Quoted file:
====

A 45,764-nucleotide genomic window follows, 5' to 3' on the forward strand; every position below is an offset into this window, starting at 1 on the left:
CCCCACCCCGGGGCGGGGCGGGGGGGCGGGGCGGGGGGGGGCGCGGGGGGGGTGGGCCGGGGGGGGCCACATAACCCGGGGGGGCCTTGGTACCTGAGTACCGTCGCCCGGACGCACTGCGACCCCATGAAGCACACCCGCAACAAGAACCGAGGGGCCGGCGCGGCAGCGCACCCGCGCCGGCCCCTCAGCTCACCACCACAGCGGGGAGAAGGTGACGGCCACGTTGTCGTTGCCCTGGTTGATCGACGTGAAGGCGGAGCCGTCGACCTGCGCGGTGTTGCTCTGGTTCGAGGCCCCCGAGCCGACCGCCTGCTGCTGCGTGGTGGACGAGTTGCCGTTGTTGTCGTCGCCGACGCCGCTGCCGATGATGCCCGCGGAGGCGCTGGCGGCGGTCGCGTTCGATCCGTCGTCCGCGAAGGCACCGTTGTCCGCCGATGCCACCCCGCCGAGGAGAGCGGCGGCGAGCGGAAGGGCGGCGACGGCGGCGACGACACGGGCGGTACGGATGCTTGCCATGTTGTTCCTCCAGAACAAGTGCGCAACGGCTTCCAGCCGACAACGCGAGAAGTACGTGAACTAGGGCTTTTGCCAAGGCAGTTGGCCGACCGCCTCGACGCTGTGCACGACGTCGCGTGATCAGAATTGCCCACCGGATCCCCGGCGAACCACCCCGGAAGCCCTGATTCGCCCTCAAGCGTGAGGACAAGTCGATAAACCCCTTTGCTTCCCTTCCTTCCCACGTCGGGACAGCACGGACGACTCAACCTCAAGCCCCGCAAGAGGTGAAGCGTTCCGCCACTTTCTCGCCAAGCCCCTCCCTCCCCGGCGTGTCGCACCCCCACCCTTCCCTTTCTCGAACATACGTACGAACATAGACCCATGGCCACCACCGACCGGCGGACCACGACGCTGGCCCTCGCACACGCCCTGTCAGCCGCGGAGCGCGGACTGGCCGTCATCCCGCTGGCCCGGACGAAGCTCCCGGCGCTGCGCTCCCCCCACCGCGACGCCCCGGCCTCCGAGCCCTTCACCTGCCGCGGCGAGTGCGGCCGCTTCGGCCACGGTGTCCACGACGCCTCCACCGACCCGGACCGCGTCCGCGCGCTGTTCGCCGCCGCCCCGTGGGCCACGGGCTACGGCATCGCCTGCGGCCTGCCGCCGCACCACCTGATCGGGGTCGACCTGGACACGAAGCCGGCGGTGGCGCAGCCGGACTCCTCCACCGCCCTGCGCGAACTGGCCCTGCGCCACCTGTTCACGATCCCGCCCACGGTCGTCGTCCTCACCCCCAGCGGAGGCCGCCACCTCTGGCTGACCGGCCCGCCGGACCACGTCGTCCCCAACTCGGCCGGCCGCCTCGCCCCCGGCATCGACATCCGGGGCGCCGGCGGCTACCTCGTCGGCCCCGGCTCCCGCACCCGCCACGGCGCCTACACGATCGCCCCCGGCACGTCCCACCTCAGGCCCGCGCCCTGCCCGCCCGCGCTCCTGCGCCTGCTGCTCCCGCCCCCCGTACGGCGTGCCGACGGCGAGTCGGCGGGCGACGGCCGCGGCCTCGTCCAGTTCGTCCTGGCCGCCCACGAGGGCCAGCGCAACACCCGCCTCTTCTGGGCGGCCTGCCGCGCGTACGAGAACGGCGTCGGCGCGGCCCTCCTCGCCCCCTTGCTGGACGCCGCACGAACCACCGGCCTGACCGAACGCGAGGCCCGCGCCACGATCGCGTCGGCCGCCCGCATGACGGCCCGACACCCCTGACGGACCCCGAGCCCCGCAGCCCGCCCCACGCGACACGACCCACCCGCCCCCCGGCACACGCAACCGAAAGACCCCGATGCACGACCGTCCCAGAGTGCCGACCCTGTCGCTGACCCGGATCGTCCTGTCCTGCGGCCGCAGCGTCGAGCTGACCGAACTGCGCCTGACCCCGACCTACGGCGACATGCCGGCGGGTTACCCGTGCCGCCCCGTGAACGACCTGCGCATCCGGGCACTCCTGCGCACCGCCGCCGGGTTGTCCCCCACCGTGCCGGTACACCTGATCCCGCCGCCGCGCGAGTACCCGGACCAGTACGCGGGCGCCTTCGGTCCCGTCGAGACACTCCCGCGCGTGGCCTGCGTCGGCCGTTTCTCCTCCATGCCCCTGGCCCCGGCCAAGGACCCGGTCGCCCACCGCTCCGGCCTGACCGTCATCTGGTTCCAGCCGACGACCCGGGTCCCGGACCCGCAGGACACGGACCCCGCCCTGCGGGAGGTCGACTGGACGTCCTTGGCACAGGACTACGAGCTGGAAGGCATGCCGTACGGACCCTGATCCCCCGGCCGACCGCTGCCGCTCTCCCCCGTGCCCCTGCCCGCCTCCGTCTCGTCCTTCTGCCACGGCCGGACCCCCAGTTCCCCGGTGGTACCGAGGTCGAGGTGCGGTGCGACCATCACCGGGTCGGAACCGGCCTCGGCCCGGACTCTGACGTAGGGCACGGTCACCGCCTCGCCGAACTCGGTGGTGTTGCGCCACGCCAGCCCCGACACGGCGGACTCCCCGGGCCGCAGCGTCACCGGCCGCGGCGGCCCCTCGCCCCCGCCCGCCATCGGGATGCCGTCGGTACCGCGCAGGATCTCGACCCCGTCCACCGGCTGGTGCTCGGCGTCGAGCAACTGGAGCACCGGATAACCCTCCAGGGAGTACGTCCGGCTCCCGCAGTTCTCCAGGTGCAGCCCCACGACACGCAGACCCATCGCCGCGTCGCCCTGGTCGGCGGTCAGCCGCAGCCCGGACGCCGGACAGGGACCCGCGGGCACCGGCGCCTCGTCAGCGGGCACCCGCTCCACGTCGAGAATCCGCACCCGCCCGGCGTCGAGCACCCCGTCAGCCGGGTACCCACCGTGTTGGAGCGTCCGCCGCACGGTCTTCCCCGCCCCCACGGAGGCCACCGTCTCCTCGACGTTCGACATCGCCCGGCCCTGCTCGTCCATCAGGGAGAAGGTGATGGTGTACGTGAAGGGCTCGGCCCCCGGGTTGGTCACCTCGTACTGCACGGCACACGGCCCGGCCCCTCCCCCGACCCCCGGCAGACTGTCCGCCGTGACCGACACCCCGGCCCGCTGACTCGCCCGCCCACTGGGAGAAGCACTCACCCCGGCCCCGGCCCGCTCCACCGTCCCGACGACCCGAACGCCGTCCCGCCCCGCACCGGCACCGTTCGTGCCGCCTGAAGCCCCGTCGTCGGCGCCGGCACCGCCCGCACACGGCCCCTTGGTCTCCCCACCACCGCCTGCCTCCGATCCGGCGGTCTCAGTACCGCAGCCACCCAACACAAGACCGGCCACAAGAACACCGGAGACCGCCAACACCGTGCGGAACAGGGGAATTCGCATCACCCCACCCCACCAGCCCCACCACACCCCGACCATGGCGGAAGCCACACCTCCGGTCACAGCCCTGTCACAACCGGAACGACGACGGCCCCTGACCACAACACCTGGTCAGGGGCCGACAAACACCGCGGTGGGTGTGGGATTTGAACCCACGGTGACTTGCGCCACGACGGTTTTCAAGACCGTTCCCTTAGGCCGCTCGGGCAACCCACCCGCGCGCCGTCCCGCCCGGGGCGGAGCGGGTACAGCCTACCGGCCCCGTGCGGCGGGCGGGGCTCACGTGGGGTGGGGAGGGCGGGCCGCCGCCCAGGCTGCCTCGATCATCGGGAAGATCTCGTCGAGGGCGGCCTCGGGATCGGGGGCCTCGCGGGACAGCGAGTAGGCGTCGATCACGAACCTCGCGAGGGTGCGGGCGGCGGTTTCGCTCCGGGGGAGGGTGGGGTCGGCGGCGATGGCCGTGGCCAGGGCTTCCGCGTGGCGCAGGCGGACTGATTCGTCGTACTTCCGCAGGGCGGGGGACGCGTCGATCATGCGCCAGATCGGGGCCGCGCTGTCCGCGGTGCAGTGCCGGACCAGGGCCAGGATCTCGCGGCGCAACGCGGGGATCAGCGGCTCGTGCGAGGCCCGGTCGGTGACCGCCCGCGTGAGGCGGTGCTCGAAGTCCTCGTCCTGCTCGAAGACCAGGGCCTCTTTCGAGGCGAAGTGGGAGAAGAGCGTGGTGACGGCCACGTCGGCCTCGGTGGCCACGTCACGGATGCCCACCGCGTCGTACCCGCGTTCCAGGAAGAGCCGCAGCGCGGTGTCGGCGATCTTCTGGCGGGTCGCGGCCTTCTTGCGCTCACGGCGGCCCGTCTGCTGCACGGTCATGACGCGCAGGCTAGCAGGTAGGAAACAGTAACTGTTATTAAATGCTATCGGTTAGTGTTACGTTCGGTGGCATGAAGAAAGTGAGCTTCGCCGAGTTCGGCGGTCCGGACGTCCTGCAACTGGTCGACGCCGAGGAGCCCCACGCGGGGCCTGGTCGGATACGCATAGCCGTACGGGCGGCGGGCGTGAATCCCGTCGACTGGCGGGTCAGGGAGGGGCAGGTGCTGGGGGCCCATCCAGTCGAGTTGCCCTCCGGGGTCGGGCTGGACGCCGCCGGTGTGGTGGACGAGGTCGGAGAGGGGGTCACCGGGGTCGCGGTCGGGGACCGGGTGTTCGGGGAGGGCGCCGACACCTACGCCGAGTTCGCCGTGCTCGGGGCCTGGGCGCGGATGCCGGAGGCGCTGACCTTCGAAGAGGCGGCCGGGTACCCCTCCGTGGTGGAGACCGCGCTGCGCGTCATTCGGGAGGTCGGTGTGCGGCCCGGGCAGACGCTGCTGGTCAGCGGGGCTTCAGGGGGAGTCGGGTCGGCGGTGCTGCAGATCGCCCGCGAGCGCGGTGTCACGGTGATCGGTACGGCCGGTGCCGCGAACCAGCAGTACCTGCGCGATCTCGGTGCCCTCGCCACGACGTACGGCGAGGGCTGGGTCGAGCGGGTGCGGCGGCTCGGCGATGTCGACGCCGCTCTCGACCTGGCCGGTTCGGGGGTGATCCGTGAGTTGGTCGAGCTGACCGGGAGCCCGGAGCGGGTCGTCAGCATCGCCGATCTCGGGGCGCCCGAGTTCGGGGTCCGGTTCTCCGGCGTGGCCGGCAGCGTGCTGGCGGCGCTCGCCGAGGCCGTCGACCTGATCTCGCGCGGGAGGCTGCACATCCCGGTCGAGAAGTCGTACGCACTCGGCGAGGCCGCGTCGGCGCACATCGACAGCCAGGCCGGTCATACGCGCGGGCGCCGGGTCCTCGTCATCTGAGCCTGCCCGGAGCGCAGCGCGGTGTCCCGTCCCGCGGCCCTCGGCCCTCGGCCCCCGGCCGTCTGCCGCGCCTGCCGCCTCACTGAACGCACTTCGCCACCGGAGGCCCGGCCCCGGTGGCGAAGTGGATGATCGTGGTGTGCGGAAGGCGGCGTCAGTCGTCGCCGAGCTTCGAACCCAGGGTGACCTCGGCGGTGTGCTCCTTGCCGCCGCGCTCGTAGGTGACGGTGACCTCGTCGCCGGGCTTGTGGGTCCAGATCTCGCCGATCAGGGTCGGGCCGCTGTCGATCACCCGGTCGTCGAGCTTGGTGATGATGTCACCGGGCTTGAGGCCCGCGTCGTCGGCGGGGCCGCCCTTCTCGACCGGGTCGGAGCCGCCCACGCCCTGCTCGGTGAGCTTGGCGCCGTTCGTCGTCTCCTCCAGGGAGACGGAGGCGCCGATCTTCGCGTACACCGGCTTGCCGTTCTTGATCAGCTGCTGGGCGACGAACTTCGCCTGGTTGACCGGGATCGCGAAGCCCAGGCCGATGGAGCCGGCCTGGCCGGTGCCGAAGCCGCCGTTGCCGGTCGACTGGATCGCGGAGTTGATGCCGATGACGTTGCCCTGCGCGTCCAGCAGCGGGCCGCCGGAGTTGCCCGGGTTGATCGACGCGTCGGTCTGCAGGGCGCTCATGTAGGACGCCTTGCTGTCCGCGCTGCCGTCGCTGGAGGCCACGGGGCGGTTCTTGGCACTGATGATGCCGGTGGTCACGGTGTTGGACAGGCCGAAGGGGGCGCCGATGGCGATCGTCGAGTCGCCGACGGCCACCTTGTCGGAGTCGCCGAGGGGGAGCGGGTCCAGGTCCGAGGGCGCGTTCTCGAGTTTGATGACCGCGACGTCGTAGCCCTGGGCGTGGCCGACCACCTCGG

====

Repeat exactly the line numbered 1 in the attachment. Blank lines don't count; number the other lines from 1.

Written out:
A 45,764-nucleotide genomic window follows, 5' to 3' on the forward strand; every position below is an offset into this window, starting at 1 on the left: